My other pet peeve about popular Indian religious writing is covered by the next question:

When it comes to Hindu mythology, there are either over-simplified books (geared towards kids) and there are the scholarly tomes. Neither is a good fit for a curious young person who needs something in between they can read independently. What kind of books would you recommend for them ?

My books! I became a writer because I saw this gap. Often the answers are not what the parents expect. The problem is that authors are burdened by wanting to make Hinduism look nice. The measuring scale is that of other religions. As a result writing becomes apologetic and defensive. People are trying but often I find writers have a poor understanding of the subject and so are unable to appreciate the complexities and so end up with awkward prose.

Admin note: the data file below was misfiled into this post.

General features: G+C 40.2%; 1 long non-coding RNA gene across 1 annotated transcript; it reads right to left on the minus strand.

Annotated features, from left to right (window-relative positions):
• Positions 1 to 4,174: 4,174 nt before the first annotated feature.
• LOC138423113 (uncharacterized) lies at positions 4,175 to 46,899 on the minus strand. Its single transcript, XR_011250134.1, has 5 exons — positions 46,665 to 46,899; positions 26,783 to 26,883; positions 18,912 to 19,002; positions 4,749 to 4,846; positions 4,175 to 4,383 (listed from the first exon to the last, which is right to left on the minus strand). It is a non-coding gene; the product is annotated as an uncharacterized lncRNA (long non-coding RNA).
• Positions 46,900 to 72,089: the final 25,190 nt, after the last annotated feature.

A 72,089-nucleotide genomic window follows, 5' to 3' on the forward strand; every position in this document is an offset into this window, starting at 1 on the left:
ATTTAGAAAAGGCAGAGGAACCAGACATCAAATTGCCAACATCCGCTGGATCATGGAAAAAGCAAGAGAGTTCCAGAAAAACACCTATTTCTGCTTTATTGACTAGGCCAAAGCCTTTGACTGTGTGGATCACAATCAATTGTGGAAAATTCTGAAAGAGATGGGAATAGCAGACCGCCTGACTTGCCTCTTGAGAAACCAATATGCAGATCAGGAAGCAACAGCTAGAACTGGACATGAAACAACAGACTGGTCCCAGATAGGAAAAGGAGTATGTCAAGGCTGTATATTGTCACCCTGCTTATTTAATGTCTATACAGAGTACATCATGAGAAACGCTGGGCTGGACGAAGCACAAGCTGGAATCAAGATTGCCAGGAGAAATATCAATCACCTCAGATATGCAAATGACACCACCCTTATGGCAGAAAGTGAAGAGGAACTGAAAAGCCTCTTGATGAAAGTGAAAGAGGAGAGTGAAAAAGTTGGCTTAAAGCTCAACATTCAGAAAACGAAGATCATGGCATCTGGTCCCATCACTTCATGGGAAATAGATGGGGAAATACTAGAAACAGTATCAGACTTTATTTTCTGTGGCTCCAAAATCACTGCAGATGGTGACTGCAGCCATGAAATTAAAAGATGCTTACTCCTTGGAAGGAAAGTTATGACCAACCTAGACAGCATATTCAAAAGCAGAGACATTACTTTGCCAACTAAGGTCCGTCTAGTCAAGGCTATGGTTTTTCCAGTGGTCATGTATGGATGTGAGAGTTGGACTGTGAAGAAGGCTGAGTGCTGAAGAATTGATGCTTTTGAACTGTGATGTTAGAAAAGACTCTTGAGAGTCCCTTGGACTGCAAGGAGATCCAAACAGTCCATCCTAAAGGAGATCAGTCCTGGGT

Try explaining the idea of Krishna surrounded by hundreds of milkmaids doing Raas Lila to a child. Are those girls, Krishna's friends? So is it ok for a boy to have many girlfriends? Are those girls his wives? So is it polygamy? Rather than answer such blunt uncomfortable questions, some writers escape into metaphysics – using words like Paramatma and Jivatma which, unless you are a believer, sounds like gobbledygook.

This really makes me want to go and buy Devdutt's books. I've already read his "Myth = Mithya" which I think is a great book. I'm now going to go and check outwhat else he's written.